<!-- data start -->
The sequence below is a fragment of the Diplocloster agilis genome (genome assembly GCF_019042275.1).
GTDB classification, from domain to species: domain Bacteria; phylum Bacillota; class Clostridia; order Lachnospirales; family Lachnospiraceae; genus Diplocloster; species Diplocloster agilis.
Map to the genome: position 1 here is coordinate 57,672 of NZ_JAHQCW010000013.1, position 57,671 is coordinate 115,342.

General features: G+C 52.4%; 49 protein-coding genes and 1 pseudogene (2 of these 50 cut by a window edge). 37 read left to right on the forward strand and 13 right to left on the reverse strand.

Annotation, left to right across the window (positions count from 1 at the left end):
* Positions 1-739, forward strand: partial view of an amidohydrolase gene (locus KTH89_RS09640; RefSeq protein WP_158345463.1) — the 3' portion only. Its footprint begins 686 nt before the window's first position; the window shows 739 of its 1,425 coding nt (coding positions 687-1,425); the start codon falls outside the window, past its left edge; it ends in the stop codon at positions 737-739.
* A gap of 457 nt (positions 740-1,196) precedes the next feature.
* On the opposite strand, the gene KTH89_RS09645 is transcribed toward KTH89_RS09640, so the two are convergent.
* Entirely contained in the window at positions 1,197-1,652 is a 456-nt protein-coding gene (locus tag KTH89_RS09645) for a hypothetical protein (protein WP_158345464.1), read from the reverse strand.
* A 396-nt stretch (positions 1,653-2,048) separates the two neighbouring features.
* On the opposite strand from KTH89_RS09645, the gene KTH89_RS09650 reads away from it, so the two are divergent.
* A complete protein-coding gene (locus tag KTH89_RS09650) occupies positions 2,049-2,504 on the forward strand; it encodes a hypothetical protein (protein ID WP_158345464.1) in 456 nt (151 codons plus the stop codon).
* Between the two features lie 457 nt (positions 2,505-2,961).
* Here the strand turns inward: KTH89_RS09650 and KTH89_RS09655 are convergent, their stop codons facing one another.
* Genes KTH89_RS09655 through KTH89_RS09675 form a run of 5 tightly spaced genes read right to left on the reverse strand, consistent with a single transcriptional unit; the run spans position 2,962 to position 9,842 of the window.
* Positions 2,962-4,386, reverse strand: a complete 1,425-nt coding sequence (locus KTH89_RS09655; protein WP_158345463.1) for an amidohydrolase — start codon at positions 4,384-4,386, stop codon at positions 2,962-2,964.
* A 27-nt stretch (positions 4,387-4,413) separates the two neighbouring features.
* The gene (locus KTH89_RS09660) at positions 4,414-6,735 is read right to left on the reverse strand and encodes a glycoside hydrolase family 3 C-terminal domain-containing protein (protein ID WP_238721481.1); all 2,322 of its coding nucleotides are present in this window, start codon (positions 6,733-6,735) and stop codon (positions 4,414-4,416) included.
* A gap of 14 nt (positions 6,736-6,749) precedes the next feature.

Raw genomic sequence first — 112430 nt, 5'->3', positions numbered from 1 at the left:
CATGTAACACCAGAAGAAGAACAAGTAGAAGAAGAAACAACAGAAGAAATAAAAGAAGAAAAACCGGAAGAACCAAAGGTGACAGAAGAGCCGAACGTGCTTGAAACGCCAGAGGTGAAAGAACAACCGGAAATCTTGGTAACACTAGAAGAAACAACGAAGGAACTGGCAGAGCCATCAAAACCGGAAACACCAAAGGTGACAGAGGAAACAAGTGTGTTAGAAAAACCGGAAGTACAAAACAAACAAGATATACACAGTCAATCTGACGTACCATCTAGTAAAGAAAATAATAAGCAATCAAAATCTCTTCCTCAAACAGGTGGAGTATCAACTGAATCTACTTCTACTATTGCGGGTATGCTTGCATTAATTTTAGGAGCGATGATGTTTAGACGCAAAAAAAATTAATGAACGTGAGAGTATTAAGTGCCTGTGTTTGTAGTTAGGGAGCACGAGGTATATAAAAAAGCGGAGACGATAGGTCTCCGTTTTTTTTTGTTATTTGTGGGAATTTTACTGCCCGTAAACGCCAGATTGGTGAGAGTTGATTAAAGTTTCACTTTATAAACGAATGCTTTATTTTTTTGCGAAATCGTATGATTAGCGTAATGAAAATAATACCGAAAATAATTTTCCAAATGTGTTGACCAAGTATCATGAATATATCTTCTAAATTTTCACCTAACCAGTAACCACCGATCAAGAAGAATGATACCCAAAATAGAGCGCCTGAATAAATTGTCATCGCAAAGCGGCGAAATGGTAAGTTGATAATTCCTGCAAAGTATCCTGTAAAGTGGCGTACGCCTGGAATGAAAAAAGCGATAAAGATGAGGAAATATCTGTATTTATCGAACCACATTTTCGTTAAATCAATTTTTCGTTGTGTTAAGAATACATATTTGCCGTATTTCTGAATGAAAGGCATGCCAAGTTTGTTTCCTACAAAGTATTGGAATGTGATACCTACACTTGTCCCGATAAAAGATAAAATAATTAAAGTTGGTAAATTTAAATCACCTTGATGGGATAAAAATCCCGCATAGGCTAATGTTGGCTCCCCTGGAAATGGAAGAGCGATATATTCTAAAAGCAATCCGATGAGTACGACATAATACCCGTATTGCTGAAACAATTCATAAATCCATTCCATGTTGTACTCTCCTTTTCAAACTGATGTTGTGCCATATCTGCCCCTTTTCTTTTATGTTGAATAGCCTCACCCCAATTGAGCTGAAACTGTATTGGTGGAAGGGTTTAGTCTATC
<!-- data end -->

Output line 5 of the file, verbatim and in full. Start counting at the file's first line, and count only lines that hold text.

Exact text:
Annotation, left to right across the window (positions count from 1 at the left end):